Ten million American service men and women came home at the close of WWII, eager to turn their energies from fighting to building a modern postwar nation. An emerging network of interstate highways would encourage a new scale of housing in large new suburbs, places like Levittown, New York, where the company’s factory produced one four room house every 16 minutes in 1950.
The Depression, followed by the war years, had left the nation with a critical housing shortage. Where would the army of returning GI’s live?
History Detectives investigates a discovery which may offer a unique look at how necessity became the mother of invention in postwar America. Has a boxcar been used to build a couple's Lakewood home?
- Also with Gwen Wright Nora Holt Autograph Book Why did this Harlem Renaissance luminary own a book filled with U.S. Presidents' signatures?
- Also with Gwen Wright Moon Museum Was work by major artists, including Andy Warhol, smuggled to the moon?
- Also with Gwen Wright China Marine Jacket Can the symbols on this jacket identify a marine who may have witnessed paradise tumbling into disaster?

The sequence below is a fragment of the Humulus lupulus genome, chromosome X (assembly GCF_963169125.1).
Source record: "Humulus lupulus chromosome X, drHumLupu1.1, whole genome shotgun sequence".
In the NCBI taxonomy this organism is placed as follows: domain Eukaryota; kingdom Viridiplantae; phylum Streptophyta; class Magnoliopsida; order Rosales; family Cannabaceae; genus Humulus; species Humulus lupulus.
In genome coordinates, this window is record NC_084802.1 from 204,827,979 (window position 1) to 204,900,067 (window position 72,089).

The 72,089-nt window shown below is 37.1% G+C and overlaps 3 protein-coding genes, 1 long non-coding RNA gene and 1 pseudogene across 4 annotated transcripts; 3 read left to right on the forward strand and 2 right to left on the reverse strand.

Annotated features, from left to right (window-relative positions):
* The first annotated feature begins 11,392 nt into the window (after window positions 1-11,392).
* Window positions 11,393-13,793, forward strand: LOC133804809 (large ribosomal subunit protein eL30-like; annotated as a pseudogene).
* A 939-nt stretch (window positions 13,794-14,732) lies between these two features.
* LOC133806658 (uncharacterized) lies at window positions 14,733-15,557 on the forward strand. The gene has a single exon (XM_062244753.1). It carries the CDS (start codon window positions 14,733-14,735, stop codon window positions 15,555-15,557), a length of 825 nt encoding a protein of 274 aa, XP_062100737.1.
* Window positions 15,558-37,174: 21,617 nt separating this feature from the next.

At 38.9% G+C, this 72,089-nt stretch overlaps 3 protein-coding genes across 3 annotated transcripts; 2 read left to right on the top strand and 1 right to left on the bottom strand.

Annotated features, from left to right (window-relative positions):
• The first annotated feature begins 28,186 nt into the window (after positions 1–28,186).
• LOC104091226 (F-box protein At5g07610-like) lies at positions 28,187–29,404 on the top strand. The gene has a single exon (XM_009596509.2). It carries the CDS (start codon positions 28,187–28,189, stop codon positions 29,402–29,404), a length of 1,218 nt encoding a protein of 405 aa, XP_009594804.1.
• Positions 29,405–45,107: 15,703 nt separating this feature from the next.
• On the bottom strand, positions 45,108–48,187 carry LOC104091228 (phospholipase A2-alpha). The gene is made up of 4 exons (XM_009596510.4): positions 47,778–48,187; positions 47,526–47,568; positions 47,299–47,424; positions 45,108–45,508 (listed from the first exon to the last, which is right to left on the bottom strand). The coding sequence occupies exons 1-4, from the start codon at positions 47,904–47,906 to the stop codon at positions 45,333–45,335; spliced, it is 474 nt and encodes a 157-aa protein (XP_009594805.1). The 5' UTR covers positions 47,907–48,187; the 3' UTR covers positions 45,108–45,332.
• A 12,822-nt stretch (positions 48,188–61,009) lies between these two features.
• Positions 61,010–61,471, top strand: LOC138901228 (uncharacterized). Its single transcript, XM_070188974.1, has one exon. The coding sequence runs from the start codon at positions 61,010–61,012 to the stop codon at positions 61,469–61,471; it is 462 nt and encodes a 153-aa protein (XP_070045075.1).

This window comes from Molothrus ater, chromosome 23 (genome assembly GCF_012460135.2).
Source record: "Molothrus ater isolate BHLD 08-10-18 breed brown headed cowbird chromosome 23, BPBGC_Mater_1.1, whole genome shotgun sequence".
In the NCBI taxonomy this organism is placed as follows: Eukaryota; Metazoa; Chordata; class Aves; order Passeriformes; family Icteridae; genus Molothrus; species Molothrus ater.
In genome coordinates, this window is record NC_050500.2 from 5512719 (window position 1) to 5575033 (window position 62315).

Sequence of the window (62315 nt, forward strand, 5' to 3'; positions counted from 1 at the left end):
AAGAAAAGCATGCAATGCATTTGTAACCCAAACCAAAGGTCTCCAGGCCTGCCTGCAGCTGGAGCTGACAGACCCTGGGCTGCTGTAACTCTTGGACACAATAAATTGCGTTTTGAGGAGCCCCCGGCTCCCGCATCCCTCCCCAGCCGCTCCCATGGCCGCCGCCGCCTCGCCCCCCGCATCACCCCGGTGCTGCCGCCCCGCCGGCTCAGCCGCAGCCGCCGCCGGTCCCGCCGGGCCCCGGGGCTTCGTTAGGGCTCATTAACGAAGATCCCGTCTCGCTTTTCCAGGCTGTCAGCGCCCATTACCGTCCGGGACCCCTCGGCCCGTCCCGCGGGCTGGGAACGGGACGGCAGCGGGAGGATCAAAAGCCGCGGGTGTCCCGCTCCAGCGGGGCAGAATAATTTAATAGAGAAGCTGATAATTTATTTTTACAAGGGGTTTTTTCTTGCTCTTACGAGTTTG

- Also in Post War: 1945-1960 Charlie Parker's Saxophone Could this be jazz legend Charlie "Bird" Parker's saxophone?
- Also in Season 7 War Dog letter The military put great effort into a new War Dogs program during WWII. What went wrong on Cat Island?
- Also in Season 7 Seadrome Did floating airports dot the Atlantic before modern air travel?
This is a place for opinions, comments, questions and discussion; a place where viewers of History Detectives can express their points of view and connect with others who value history. We ask that posters be polite and respectful of all opinions. History Detectives reserves the right to delete comments that don’t conform to this conduct. We will not respond to every post, but will do our best to answer specific questions, or address an error.